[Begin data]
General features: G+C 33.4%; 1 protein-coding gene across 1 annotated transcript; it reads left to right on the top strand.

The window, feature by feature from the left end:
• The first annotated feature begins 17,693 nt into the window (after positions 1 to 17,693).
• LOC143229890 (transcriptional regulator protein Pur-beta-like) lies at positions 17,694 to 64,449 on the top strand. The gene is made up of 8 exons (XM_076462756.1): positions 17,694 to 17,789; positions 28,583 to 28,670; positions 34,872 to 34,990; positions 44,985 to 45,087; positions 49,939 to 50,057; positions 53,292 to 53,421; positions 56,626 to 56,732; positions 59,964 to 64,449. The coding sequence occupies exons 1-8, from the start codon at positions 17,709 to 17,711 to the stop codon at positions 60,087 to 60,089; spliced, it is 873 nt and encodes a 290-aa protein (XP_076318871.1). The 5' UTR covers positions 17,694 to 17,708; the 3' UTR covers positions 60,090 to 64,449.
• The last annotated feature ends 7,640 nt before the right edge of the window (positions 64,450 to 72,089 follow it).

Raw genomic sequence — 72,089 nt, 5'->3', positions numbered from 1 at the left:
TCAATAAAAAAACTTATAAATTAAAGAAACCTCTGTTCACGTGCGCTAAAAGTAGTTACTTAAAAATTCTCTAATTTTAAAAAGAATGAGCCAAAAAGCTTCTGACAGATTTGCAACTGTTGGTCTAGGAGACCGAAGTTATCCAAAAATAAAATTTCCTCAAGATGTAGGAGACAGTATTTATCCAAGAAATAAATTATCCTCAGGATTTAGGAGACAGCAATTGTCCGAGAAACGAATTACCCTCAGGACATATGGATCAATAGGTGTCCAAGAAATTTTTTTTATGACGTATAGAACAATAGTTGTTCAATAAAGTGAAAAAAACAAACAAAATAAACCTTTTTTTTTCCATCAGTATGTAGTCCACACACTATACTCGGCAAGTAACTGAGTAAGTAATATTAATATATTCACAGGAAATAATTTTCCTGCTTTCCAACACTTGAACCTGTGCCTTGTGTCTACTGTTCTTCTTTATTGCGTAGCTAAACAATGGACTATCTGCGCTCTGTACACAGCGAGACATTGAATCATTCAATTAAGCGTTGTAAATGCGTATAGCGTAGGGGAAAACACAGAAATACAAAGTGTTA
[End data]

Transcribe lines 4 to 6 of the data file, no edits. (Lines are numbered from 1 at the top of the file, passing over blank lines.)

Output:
• LOC143229890 (transcriptional regulator protein Pur-beta-like) lies at positions 17,694 to 64,449 on the top strand. The gene is made up of 8 exons (XM_076462756.1): positions 17,694 to 17,789; positions 28,583 to 28,670; positions 34,872 to 34,990; positions 44,985 to 45,087; positions 49,939 to 50,057; positions 53,292 to 53,421; positions 56,626 to 56,732; positions 59,964 to 64,449. The coding sequence occupies exons 1-8, from the start codon at positions 17,709 to 17,711 to the stop codon at positions 60,087 to 60,089; spliced, it is 873 nt and encodes a 290-aa protein (XP_076318871.1). The 5' UTR covers positions 17,694 to 17,708; the 3' UTR covers positions 60,090 to 64,449.
• The last annotated feature ends 7,640 nt before the right edge of the window (positions 64,450 to 72,089 follow it).

Raw genomic sequence — 72,089 nt, 5'->3', positions numbered from 1 at the left: